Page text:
Black walnut wood sculptures depicting the artist's versions of characters from Snow White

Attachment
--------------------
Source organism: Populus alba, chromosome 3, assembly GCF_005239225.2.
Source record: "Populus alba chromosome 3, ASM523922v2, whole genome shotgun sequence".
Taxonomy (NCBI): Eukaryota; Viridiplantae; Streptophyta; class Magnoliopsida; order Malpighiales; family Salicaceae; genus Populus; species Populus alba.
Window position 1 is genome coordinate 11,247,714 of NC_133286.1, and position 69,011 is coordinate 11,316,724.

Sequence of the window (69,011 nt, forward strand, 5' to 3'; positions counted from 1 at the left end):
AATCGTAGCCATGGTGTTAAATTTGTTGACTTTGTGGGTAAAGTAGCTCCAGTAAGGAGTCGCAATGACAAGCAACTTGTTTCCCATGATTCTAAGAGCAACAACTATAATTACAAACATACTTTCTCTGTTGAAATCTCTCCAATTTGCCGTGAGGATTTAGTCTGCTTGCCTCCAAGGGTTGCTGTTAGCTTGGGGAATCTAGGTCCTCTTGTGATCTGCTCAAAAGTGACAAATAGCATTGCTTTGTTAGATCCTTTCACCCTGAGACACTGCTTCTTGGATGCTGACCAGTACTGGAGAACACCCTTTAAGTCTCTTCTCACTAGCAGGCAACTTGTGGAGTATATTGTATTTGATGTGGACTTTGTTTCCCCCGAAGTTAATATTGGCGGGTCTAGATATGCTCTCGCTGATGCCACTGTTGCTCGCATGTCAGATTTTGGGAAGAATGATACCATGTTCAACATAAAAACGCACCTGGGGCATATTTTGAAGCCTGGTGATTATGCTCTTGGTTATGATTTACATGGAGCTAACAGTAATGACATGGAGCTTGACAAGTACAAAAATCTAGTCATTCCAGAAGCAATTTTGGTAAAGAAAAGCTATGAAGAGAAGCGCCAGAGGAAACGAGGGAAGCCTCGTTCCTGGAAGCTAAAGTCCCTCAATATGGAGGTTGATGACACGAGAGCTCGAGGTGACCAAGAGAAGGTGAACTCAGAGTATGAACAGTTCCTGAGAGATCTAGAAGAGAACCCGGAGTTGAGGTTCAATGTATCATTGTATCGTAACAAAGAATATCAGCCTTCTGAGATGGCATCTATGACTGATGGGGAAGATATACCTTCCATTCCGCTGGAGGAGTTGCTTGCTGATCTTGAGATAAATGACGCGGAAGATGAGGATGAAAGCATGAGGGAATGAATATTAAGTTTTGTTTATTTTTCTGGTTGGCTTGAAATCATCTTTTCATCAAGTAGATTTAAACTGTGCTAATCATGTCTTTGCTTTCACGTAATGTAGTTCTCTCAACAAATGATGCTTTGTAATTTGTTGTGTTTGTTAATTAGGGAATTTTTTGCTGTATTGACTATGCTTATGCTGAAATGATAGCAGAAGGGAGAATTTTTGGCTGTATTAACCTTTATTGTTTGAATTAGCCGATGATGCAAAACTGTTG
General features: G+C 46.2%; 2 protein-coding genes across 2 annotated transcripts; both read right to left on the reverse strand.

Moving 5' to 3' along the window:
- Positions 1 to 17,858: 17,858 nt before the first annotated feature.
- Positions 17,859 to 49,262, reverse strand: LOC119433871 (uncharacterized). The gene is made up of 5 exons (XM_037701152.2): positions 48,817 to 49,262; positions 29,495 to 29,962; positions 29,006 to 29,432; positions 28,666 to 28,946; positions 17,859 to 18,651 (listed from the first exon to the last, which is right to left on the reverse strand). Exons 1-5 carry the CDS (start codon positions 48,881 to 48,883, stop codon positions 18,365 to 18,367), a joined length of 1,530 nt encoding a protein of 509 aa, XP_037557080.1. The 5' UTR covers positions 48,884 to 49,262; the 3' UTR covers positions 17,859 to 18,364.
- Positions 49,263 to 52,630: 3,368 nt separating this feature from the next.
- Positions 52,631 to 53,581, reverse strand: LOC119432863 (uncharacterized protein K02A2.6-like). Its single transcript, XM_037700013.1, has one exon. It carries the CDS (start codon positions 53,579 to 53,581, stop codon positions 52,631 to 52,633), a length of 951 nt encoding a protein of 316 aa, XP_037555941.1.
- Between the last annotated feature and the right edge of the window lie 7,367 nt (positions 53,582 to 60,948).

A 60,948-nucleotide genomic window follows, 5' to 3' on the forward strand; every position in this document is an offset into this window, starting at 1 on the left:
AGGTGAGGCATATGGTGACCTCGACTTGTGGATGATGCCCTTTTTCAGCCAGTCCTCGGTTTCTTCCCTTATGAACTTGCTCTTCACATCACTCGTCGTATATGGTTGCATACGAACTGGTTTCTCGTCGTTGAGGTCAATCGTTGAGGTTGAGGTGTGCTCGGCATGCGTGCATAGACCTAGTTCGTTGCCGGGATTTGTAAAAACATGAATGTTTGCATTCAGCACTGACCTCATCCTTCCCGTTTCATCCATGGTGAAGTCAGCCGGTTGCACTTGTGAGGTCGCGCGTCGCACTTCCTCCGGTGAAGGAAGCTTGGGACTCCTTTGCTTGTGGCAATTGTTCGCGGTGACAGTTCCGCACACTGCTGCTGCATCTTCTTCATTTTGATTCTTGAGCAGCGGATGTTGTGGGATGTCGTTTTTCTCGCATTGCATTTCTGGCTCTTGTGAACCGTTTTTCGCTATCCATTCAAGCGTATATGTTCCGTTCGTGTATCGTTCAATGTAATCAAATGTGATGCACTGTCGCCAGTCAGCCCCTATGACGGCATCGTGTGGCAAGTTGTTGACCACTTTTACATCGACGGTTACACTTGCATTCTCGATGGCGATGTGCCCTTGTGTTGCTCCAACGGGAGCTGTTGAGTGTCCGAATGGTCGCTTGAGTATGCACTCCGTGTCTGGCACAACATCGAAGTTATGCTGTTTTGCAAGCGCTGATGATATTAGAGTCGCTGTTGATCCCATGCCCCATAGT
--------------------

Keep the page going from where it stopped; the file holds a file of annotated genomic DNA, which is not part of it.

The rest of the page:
Beginning on 10 May, Hauser & Wirth 18th Street will open Paul McCarthy: Sculptures (on view through 1 June). In the gallery’s new 25,000 square foot venue, visitors will discover massive black walnut wood sculptures depicting McCarthy’s versions of characters drawn from the famous 19th century German folk tale Schneewittchen (Snow White) and his caricatures of modern interpretations of the story, including those in Disney’s beloved 1937 animated classic film ‘Snow White and the Seven Dwarfs.’ To create these works, McCarthy developed, abandoned, reworked and “fucked up” figures based upon Snow White-themed memorabilia and kitsch figurines. The resulting sculptures engage in willful distortion that suggests equally offbeat and charged psychic structures. In addition to conventional hand sculpting in clay, the artist employs computer mapping to digitally flesh out and manipulate shapes and details. By combining traditional techniques and cutting-edge technologies, McCarthy gradually duplicates elements and changes scale, combining reconstituted forms to “abstract through merging.” Appropriating images and narratives from the culture industry, McCarthy draws from Hollywood's tactics for re-structuring reality. Like Walt Disney, he assumes the role of artist as producer, a role he also performs in WS. With the latest White Snow works, McCarthy alludes to Disney's contribution to the Golden Age of Animation and raises questions about how an artist's work rearranges and deranges definitions of art, culture, and thought.